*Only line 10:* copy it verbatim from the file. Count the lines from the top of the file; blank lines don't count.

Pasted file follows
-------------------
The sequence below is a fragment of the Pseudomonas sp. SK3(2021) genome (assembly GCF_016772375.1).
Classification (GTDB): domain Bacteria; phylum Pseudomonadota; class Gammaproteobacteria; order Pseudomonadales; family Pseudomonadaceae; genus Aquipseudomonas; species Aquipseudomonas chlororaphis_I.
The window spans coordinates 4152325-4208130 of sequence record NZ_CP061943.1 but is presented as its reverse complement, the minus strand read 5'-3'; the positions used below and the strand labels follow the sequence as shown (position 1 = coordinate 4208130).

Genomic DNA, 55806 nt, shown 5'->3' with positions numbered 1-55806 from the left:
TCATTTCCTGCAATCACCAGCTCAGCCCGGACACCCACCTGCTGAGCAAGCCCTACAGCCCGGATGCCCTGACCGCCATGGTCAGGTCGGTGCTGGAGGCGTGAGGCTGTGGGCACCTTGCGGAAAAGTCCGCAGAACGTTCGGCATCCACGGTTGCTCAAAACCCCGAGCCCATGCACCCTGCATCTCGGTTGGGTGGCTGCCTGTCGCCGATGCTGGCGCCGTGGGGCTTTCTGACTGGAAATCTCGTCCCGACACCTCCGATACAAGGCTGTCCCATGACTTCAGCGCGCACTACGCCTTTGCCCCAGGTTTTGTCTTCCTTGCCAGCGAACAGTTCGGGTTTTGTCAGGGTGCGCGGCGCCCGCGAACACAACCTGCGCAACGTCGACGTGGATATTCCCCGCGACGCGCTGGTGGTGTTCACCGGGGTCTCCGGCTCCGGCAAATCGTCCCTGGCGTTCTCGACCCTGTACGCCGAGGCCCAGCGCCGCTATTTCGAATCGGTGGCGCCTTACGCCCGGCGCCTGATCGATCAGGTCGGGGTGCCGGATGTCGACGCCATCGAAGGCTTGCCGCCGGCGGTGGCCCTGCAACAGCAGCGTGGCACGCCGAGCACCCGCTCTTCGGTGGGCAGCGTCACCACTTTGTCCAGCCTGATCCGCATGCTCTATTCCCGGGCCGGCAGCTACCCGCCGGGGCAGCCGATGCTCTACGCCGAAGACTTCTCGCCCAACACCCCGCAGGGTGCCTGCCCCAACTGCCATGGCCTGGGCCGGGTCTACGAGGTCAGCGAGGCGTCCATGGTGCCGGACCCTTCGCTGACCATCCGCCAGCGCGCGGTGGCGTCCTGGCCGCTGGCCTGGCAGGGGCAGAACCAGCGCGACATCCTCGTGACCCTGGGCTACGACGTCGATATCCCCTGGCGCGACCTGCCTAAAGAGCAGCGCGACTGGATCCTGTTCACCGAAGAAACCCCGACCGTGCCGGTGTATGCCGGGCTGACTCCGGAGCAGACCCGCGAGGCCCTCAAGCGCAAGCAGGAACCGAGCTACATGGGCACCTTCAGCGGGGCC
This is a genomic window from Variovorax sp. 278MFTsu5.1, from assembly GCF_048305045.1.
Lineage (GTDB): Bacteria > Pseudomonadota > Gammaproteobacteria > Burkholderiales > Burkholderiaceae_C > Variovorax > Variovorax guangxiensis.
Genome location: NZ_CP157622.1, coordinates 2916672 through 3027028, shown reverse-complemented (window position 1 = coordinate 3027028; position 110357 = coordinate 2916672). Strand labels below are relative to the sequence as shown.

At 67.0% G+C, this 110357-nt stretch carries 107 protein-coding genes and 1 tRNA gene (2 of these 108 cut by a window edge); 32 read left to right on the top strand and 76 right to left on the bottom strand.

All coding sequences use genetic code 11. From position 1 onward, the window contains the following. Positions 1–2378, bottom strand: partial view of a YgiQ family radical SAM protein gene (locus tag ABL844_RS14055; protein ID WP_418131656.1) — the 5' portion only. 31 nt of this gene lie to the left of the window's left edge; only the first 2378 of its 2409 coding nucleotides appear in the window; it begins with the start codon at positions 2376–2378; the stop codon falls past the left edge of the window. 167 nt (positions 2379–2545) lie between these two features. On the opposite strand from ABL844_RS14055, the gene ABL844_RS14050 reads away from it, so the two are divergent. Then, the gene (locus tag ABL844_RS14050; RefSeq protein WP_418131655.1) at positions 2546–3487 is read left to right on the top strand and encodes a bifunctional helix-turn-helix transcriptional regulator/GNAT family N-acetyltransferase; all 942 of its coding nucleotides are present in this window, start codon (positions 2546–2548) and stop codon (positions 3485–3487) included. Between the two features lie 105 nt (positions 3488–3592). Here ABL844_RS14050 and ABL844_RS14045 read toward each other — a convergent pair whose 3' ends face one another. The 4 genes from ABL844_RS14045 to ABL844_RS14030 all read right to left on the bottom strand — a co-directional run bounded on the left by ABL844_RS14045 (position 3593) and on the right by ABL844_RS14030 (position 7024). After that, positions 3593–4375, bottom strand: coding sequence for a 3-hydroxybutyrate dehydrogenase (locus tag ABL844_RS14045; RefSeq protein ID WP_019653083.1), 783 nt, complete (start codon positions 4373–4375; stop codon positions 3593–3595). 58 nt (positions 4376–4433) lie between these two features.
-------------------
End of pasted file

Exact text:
All coding sequences use genetic code 11. From position 1 onward, the window contains the following. Positions 1–2378, bottom strand: partial view of a YgiQ family radical SAM protein gene (locus tag ABL844_RS14055; protein ID WP_418131656.1) — the 5' portion only. 31 nt of this gene lie to the left of the window's left edge; only the first 2378 of its 2409 coding nucleotides appear in the window; it begins with the start codon at positions 2376–2378; the stop codon falls past the left edge of the window. 167 nt (positions 2379–2545) lie between these two features. On the opposite strand from ABL844_RS14055, the gene ABL844_RS14050 reads away from it, so the two are divergent. Then, the gene (locus tag ABL844_RS14050; RefSeq protein WP_418131655.1) at positions 2546–3487 is read left to right on the top strand and encodes a bifunctional helix-turn-helix transcriptional regulator/GNAT family N-acetyltransferase; all 942 of its coding nucleotides are present in this window, start codon (positions 2546–2548) and stop codon (positions 3485–3487) included. Between the two features lie 105 nt (positions 3488–3592). Here ABL844_RS14050 and ABL844_RS14045 read toward each other — a convergent pair whose 3' ends face one another. The 4 genes from ABL844_RS14045 to ABL844_RS14030 all read right to left on the bottom strand — a co-directional run bounded on the left by ABL844_RS14045 (position 3593) and on the right by ABL844_RS14030 (position 7024). After that, positions 3593–4375, bottom strand: coding sequence for a 3-hydroxybutyrate dehydrogenase (locus tag ABL844_RS14045; RefSeq protein ID WP_019653083.1), 783 nt, complete (start codon positions 4373–4375; stop codon positions 3593–3595). 58 nt (positions 4376–4433) lie between these two features.